WorldCat Identities

Karstoft, Kristian

Overview
Works: 12 works in 13 publications in 1 language and 184 library holdings
Roles: Editor, Author, Other, Contributor
Publication Timeline
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Most widely held works by Kristian Karstoft
Optimizing Exercise for the Prevention and Treatment of Type 2 Diabetes by Jonathan Peter Little( )

1 edition published in 2018 in English and held by 119 WorldCat member libraries worldwide

Optimizing exercise for the prevention and treatment of type 2 diabetes( )

1 edition published in 2018 in English and held by 46 WorldCat member libraries worldwide

Interval training for subjects with type 2 diabetes : doctoral dissertation by Kristian Karstoft( Book )

2 editions published in 2019 in English and held by 4 WorldCat member libraries worldwide

The association between renal function and structural parameters: a pig study by Anders B Lødrup( )

1 edition published in 2008 in English and held by 2 WorldCat member libraries worldwide

GLP-1 secretion is regulated by IL-6 signalling: a randomised, placebo-controlled study by Helga Ellingsgaard( )

1 edition published in 2019 in English and held by 2 WorldCat member libraries worldwide

Criterion validity and reliability of a smartphone delivered sub-maximal fitness test for people with type 2 diabetes by Cecilie Fau Brinkløv( )

1 edition published in 2016 in English and held by 2 WorldCat member libraries worldwide

The impact of acute bouts of interval and continuous walking on energy-intake and appetite regulation in subjects with type 2 diabetes( )

1 edition published in 2017 in English and held by 1 WorldCat member library worldwide

Abstract: In healthy subjects, it has been suggested that exercise may acutely suppress energy-intake and appetite, with peak intensity being an important determinant for this effect. In subjects with type 2 diabetes (T2D), the effect of exercise on appetite-related variables is, however, virtually unknown. We aimed to assess the effects of two exercise interventions, differing with regards to peak intensity, on energy-intake, satiety and appetite-related hormones in subjects with T2D. Thirteen subjects with T2D completed three 60-min interventions with continuous measurement of oxygen consumption in a randomized and counterbalanced order: (1) Control, (2) Continuous walking (CW; intended 73% of VO2 peak), (3) Interval-walking (IW; repeated cycles of 3min slow [54% of VO2 peak] and 3min fast walking [89% of VO2 peak]). Forty-five minutes after completion of the intervention, a 3-h liquid mixed meal tolerance test (MMTT, 450kcal) with regular satiety assessments and blood samples for appetite-related hormones commenced. An adlibitum meal was served after the MMTT, with subsequent calculation of energy-intake. Moreover, free-living diet records were completed for the following ~32h. Exercise interventions were well-matched for mean oxygen consumption (CW=77±2% of VO2 peak; IW=76±1% of VO2 peak, P>0.05). No differences in appetite-related hormones or energy-intake were found (P>0.05 for all comparisons). IW increased fullness compared to Control shortly after the intervention (P <0.05) and tended to reduce hunger 2h into the MMTT compared to CW and Control (P <0.10). In conclusion, a single exercise session does not affect energy-intake during the following ~4-36h in subjects with T2D. However, satiety may be affected up to ~3h after the exercise session, dependent on peak intensity. Abstract : A single exercise session does not affect energy-intake during the following ~4-36h in subjects with type 2 diabetes. However, satiety may be affected up to ~3h after the exercise session, dependent on peak intensity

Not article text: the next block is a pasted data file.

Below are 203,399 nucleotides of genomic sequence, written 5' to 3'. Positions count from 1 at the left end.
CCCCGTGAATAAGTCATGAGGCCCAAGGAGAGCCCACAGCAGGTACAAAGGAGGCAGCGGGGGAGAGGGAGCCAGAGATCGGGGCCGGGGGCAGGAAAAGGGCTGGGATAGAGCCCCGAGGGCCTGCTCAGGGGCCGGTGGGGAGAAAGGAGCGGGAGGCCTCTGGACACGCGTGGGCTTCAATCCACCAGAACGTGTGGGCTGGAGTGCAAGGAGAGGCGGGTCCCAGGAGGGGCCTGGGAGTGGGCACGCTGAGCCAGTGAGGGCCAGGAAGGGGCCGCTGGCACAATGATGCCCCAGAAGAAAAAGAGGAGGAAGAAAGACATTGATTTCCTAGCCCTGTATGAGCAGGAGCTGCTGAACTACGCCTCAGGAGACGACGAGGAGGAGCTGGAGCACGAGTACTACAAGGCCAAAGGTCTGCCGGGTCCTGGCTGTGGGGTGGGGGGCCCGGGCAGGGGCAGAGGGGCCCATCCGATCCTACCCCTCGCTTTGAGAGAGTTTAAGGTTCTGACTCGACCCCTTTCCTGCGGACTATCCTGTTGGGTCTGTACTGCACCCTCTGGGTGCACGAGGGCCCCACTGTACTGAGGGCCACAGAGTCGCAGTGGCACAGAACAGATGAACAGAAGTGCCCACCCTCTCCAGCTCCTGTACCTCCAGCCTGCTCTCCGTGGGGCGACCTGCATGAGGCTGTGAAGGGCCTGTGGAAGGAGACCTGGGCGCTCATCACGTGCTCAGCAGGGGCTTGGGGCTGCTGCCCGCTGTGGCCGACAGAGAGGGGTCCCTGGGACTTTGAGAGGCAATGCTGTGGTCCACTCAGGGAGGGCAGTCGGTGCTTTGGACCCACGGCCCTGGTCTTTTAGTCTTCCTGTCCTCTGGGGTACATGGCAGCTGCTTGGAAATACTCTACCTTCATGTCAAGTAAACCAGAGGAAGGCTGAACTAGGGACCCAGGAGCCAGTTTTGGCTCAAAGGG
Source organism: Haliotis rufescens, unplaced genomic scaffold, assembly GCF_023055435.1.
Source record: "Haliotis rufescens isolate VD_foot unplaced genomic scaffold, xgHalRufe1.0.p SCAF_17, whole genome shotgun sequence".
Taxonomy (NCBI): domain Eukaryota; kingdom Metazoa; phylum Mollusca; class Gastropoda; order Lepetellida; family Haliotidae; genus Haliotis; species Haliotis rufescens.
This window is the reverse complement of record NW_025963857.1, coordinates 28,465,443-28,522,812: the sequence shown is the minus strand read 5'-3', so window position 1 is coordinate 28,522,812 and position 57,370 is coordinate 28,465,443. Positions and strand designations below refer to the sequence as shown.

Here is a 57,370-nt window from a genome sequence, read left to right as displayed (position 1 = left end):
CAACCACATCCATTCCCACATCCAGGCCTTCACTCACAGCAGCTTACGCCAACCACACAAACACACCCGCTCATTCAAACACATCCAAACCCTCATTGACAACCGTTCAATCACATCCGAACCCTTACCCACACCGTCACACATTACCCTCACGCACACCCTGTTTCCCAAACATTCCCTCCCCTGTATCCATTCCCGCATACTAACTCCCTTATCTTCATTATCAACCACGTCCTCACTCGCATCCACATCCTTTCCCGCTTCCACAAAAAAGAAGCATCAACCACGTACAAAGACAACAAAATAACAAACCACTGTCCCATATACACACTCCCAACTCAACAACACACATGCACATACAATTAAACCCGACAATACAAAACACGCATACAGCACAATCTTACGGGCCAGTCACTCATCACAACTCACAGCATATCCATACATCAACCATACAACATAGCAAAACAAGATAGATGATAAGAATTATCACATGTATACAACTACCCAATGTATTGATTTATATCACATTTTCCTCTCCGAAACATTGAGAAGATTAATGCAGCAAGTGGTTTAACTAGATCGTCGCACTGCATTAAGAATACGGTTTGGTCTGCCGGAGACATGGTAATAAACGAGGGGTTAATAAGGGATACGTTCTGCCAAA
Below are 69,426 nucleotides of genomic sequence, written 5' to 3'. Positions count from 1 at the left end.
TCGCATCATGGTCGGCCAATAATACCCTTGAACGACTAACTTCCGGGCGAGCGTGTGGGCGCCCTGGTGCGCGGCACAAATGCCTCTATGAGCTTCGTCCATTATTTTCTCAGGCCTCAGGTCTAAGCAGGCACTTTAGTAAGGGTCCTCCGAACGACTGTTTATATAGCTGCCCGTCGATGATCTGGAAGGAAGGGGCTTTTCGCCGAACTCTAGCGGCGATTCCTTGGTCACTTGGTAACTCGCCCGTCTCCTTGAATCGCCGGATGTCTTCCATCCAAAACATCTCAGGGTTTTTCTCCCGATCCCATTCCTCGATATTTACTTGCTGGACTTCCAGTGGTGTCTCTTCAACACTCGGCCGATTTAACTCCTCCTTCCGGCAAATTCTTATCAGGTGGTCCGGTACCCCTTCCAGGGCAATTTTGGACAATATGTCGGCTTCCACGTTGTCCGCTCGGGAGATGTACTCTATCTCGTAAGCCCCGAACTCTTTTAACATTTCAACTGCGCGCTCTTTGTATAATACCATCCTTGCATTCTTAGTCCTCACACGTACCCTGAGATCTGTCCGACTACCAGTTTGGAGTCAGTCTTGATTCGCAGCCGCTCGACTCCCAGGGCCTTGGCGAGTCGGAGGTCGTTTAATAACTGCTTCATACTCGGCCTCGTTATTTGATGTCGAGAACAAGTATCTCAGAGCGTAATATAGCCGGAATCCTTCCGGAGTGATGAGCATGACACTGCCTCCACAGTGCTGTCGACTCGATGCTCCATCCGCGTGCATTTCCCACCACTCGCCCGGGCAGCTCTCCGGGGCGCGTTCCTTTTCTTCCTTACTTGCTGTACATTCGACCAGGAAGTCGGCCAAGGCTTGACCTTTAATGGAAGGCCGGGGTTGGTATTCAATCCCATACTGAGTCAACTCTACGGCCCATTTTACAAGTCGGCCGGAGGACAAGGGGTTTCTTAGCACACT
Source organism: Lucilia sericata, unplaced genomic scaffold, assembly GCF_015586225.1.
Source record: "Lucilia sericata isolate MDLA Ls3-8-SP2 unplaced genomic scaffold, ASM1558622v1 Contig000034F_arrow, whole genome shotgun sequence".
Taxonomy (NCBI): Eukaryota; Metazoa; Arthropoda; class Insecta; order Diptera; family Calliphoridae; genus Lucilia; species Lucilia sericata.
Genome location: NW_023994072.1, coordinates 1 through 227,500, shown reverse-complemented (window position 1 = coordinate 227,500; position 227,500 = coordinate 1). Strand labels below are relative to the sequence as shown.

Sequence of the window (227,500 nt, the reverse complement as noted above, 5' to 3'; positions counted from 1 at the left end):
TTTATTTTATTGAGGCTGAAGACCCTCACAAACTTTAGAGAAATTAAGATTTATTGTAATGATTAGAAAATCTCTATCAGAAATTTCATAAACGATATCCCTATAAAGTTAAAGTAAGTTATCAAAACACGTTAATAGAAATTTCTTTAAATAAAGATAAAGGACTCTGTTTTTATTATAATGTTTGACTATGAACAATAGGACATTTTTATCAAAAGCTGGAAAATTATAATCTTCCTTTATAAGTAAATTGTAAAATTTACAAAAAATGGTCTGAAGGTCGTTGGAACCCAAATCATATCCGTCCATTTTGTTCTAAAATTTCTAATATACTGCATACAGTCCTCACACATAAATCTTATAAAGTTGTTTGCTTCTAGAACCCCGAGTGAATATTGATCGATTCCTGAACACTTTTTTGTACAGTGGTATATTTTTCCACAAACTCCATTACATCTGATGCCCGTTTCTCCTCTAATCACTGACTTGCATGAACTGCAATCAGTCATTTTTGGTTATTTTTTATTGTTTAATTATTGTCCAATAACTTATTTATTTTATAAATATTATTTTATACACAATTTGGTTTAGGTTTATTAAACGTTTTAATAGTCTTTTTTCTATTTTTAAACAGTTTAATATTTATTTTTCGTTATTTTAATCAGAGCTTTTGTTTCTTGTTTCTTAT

The immediate effects of a single bout of aerobic exercise on oral glucose tolerance across the glucose tolerance continuum( )